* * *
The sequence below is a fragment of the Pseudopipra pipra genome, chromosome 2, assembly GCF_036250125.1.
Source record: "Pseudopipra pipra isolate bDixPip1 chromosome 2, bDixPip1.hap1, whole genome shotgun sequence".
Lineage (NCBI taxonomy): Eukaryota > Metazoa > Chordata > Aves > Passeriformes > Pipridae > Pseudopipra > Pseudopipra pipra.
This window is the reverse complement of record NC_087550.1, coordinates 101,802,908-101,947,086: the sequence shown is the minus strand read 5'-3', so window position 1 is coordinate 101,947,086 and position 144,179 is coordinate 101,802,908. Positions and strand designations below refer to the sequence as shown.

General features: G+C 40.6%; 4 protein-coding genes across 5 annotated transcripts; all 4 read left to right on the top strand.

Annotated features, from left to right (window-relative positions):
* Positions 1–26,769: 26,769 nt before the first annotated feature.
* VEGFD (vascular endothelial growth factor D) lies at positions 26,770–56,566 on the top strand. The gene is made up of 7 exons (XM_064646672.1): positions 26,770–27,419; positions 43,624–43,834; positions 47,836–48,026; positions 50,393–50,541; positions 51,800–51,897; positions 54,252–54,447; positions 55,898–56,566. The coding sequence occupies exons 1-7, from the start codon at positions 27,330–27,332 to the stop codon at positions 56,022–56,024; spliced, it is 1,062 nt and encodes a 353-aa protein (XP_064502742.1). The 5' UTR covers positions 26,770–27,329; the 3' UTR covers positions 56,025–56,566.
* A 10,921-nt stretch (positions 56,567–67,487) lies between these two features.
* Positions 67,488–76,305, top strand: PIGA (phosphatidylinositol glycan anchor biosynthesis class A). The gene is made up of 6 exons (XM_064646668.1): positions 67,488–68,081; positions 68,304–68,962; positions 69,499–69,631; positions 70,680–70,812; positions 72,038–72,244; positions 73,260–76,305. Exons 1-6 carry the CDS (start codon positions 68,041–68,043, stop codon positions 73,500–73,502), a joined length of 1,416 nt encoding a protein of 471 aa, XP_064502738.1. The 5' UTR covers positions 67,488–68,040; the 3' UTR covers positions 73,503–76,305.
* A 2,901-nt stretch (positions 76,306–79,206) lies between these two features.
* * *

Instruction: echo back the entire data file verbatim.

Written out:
The sequence below is a fragment of the Pseudopipra pipra genome, chromosome 2, assembly GCF_036250125.1.
Source record: "Pseudopipra pipra isolate bDixPip1 chromosome 2, bDixPip1.hap1, whole genome shotgun sequence".
Lineage (NCBI taxonomy): Eukaryota > Metazoa > Chordata > Aves > Passeriformes > Pipridae > Pseudopipra > Pseudopipra pipra.
This window is the reverse complement of record NC_087550.1, coordinates 101,802,908-101,947,086: the sequence shown is the minus strand read 5'-3', so window position 1 is coordinate 101,947,086 and position 144,179 is coordinate 101,802,908. Positions and strand designations below refer to the sequence as shown.

General features: G+C 40.6%; 4 protein-coding genes across 5 annotated transcripts; all 4 read left to right on the top strand.

Annotated features, from left to right (window-relative positions):
* Positions 1–26,769: 26,769 nt before the first annotated feature.
* VEGFD (vascular endothelial growth factor D) lies at positions 26,770–56,566 on the top strand. The gene is made up of 7 exons (XM_064646672.1): positions 26,770–27,419; positions 43,624–43,834; positions 47,836–48,026; positions 50,393–50,541; positions 51,800–51,897; positions 54,252–54,447; positions 55,898–56,566. The coding sequence occupies exons 1-7, from the start codon at positions 27,330–27,332 to the stop codon at positions 56,022–56,024; spliced, it is 1,062 nt and encodes a 353-aa protein (XP_064502742.1). The 5' UTR covers positions 26,770–27,329; the 3' UTR covers positions 56,025–56,566.
* A 10,921-nt stretch (positions 56,567–67,487) lies between these two features.
* Positions 67,488–76,305, top strand: PIGA (phosphatidylinositol glycan anchor biosynthesis class A). The gene is made up of 6 exons (XM_064646668.1): positions 67,488–68,081; positions 68,304–68,962; positions 69,499–69,631; positions 70,680–70,812; positions 72,038–72,244; positions 73,260–76,305. Exons 1-6 carry the CDS (start codon positions 68,041–68,043, stop codon positions 73,500–73,502), a joined length of 1,416 nt encoding a protein of 471 aa, XP_064502738.1. The 5' UTR covers positions 67,488–68,040; the 3' UTR covers positions 73,503–76,305.
* A 2,901-nt stretch (positions 76,306–79,206) lies between these two features.